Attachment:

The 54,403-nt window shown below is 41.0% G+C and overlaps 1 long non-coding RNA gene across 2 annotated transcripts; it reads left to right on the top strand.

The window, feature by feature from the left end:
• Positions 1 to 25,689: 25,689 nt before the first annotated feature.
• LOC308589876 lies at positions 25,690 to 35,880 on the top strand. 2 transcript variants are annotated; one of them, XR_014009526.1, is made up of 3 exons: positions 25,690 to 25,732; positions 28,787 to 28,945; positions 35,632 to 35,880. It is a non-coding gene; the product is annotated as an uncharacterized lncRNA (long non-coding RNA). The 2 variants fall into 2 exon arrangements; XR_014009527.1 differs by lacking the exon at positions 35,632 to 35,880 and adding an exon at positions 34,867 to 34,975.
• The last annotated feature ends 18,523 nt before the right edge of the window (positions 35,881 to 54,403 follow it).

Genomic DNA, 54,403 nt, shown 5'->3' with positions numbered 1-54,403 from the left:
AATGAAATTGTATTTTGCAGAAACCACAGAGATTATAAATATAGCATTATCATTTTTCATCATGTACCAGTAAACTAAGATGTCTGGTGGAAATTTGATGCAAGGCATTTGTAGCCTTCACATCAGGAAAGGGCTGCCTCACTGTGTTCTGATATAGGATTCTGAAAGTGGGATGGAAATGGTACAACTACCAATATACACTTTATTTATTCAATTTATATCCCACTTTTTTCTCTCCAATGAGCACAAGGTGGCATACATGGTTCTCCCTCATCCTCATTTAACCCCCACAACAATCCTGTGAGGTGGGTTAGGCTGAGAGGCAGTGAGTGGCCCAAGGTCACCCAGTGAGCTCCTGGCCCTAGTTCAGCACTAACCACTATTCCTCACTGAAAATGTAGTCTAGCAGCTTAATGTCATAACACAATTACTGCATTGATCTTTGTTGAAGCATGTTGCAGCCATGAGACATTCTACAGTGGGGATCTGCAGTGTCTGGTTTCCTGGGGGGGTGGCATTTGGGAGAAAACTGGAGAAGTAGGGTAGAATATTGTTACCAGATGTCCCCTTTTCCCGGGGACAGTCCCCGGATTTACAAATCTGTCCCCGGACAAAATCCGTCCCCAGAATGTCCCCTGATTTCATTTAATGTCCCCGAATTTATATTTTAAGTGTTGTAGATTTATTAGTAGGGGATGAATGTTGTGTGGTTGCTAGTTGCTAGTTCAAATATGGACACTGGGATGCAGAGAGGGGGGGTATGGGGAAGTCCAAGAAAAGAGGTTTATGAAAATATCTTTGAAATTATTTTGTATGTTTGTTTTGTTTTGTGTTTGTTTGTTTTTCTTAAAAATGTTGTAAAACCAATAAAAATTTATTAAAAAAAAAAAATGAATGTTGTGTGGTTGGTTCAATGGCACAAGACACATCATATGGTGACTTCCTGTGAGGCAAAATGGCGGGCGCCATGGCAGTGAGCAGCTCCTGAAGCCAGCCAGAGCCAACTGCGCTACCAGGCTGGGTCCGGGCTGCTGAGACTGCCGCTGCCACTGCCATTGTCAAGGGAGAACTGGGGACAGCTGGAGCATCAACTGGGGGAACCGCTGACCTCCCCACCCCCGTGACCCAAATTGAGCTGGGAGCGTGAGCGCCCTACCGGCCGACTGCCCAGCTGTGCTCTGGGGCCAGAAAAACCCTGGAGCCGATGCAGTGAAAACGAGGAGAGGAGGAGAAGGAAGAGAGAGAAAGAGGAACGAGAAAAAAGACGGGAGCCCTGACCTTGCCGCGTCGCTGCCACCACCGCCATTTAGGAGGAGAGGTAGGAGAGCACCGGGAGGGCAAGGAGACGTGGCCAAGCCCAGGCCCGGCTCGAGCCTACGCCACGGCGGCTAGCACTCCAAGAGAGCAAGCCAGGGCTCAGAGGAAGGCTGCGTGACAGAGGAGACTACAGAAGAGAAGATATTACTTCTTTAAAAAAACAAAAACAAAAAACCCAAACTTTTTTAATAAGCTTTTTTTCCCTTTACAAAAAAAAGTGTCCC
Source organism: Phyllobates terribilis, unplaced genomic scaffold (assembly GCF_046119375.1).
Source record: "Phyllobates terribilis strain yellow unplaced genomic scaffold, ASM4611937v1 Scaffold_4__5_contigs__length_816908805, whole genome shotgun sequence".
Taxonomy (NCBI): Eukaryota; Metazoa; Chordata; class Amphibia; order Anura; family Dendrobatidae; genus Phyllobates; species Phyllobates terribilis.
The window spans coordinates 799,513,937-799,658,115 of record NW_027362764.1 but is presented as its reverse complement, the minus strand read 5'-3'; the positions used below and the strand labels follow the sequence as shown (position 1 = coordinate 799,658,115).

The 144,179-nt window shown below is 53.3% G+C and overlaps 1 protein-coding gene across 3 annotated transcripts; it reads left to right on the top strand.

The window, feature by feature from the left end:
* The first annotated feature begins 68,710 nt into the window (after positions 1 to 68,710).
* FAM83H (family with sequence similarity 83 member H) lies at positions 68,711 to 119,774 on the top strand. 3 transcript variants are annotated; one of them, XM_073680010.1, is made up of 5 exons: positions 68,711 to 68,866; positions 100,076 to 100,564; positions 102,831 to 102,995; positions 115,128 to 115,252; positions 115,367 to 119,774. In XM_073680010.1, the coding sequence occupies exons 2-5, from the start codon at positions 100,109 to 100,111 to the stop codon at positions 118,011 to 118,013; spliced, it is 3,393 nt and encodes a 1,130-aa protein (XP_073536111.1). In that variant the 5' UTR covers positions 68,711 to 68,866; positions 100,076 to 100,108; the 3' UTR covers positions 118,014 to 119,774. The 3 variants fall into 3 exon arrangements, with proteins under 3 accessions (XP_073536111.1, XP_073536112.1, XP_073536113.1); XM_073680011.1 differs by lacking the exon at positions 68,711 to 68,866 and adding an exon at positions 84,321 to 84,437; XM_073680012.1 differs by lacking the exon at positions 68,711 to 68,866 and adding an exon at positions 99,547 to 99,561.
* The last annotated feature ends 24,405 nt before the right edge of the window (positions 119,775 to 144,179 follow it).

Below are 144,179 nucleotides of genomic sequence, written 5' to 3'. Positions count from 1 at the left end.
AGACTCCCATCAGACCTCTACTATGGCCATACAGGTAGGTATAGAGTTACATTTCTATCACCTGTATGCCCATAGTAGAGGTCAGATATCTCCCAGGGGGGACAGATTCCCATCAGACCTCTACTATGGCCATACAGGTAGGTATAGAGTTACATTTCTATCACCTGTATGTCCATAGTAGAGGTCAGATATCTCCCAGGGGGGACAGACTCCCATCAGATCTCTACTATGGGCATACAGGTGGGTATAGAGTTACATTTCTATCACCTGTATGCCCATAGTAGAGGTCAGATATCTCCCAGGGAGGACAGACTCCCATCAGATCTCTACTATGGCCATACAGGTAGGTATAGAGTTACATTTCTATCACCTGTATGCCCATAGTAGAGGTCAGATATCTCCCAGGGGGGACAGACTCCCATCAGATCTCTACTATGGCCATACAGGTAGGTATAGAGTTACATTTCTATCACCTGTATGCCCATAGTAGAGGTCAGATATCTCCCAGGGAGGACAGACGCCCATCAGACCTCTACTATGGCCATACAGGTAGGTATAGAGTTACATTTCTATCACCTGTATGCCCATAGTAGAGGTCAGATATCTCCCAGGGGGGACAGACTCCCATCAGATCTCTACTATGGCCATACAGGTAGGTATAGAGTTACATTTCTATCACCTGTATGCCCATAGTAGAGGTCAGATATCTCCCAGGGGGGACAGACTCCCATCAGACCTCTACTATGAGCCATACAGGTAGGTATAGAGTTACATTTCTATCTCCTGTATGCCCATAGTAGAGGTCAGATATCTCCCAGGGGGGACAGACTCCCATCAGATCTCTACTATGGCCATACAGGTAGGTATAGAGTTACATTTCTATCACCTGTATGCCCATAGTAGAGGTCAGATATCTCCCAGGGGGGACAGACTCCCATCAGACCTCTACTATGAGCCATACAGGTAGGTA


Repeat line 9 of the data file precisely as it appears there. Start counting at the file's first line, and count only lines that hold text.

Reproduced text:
Source record: "Phyllobates terribilis strain yellow unplaced genomic scaffold, ASM4611937v1 Scaffold_4__5_contigs__length_816908805, whole genome shotgun sequence".